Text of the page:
Once you acquiesce to the concept of a mob lynching of someone whom holds views you find “deplorable” you must recognize that you are not, in fact, a believer and advocate of free speech. So, now that we have shown you aren’t for free speech, you clearly should have no issue if President Trump were to pull the FCC licenses for the “news” stations and to change libel laws so that the Federal Gov’t could sue into oblivion all the print media, or raid them and demand they identify all their “anonymous sources” or use FISA warrants like Obama did to uncover who’s leaking.

          No freedom of speech means no freedom of press. Please sit down and stop yelling ‘FASCIST’ as a slur since you have demonstrated you agree with Fascist policies.

          • Sebastian says

            Bill, I don’t know if you are replying to me or to not, since you did not mention a name. I assume it is me you meant that comment for, but if not then please correct me.

            That said, I have to utterly reject the premise you are building part of your argument on. You state that you have shown that I am not an advocate of free speech, which is merely pseudo-intellectual twaddle. You built a slippery slope argument on a strawman foundation. Your argument falls apart from the get-go.

            I have no problems with people protesting banks who hold the accounts for the NRA or firearms sellers, even though I do support both of those groups. I would have no problems with people protesting banks who hold the accounts for Planned Parenthood, either. The same can be said for any organization, cause, political party, religious organization, or the like. Protesting is a cornerstone of free speech.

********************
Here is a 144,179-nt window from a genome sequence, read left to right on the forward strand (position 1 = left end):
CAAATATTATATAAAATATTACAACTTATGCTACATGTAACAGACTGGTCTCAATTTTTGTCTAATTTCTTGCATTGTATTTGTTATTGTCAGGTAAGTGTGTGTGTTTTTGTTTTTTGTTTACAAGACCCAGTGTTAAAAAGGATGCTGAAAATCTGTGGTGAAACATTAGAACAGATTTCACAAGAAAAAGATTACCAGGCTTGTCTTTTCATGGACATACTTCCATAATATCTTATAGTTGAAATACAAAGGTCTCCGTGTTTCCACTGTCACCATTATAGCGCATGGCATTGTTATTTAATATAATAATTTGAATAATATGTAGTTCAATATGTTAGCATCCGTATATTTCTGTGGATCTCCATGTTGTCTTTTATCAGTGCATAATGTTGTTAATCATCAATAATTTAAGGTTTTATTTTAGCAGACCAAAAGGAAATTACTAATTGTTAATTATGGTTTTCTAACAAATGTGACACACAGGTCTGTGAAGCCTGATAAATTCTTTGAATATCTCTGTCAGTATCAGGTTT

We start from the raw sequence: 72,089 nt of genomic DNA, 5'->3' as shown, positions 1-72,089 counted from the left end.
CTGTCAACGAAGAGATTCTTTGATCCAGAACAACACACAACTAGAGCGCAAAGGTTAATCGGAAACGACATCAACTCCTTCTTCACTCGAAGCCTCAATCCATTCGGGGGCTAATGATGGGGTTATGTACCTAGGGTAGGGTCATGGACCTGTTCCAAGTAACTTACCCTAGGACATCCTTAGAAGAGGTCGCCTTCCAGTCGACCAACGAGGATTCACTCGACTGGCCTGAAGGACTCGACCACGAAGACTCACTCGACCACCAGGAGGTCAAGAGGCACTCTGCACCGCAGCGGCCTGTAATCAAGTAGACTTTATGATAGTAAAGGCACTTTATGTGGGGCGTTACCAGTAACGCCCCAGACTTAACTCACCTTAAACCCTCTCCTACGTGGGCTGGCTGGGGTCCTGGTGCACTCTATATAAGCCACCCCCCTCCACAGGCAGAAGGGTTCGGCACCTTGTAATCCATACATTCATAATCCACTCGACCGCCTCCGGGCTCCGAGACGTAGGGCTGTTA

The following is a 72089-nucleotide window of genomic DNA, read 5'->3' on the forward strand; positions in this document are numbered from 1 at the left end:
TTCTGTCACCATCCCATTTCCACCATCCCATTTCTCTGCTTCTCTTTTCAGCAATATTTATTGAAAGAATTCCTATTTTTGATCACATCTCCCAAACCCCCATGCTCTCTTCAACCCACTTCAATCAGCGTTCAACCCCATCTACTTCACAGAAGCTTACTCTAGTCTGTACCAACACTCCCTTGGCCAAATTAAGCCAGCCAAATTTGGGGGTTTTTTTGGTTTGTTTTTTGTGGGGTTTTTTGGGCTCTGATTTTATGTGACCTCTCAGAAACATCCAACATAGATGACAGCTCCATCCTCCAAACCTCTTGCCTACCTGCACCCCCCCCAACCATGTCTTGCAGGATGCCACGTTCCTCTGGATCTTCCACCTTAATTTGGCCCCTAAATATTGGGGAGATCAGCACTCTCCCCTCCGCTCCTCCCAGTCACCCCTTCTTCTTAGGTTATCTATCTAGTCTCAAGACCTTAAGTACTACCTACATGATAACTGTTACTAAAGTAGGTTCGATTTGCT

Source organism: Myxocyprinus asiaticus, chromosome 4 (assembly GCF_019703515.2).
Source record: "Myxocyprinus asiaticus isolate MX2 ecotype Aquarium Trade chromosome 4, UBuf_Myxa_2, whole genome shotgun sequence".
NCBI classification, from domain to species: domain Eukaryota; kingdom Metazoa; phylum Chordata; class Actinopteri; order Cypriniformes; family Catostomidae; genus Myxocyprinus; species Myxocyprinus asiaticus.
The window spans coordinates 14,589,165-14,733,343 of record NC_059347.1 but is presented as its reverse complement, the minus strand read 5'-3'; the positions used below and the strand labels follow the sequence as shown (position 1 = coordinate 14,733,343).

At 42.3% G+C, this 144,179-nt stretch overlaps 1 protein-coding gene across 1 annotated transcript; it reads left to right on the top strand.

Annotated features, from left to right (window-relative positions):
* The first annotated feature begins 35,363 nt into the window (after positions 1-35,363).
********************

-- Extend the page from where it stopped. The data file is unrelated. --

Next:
In the end, it comes down to a cost/benefit analysis on the part of the person/group being protested against. Is it better to acquiesce to the demands of the protesters, or would fighting, or even ignoring, them be a more palatable option? They are free actors and, provided they operate within the confines of the laws for their industry, are free to act as they deem fit. Remember, operating within the confines of the laws and regulations of an industry is key here, something your argument overlooks.

            Take your firearms sellers analogy, for example. I support firearms sellers, though I don’t own a gun. I support the rights of people to purchase a firearm if they want one, even though I do not ever want to own a gyn. I even support people protesting banks who do business with firearms sellers. Though I don’t agree with their protest, I agree that they have the right to protest. Now, if a bank were to give in to them and no longer do business with firearms retailers or the NRA, I would make sure I did not do business with that bank. That is how freedom of speech, and support of freedom of speech, works. You are free to speak, protest, and do business with whomever you wish. I, in turn, am free to call out your speech, counter-protest against you, and cease to do business with you if I don’t care for your speech.

            Now, as for the FCC example you pulled out…well, since that was built on the faulty premise that I am not a supporter of free speech, we can reject it out of hand. Clearly, there would be a serious issue with the FCC (independently or at the direction of the president) pulling licences for airing legal content. Why you thought I would support that, or why you even brought that up, I don’t know. Remember, acting within the confines of the laws and regulations of the industry is key here.